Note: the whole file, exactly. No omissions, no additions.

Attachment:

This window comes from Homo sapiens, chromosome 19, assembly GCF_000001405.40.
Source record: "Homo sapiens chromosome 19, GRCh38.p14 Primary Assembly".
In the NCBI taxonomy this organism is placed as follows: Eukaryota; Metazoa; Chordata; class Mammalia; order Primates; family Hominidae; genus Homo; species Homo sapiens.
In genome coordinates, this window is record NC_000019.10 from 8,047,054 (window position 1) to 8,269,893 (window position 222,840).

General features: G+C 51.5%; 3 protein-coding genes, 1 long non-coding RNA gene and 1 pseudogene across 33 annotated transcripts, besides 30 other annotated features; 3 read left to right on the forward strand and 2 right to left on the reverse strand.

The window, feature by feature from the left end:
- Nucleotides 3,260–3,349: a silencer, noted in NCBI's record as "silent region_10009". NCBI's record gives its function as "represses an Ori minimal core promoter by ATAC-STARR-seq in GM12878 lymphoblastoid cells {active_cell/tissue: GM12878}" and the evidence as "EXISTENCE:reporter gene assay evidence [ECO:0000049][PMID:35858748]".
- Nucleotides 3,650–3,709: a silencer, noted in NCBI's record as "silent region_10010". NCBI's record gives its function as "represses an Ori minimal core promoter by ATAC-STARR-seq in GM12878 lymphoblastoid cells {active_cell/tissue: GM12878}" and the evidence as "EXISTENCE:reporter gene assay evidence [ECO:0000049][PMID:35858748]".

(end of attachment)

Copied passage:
This window comes from Homo sapiens, chromosome 19, assembly GCF_000001405.40.
Source record: "Homo sapiens chromosome 19, GRCh38.p14 Primary Assembly".
In the NCBI taxonomy this organism is placed as follows: Eukaryota; Metazoa; Chordata; class Mammalia; order Primates; family Hominidae; genus Homo; species Homo sapiens.
In genome coordinates, this window is record NC_000019.10 from 8,047,054 (window position 1) to 8,269,893 (window position 222,840).

General features: G+C 51.5%; 3 protein-coding genes, 1 long non-coding RNA gene and 1 pseudogene across 33 annotated transcripts, besides 30 other annotated features; 3 read left to right on the forward strand and 2 right to left on the reverse strand.

The window, feature by feature from the left end:
- Nucleotides 3,260–3,349: a silencer, noted in NCBI's record as "silent region_10009". NCBI's record gives its function as "represses an Ori minimal core promoter by ATAC-STARR-seq in GM12878 lymphoblastoid cells {active_cell/tissue: GM12878}" and the evidence as "EXISTENCE:reporter gene assay evidence [ECO:0000049][PMID:35858748]".
- Nucleotides 3,650–3,709: a silencer, noted in NCBI's record as "silent region_10010". NCBI's record gives its function as "represses an Ori minimal core promoter by ATAC-STARR-seq in GM12878 lymphoblastoid cells {active_cell/tissue: GM12878}" and the evidence as "EXISTENCE:reporter gene assay evidence [ECO:0000049][PMID:35858748]".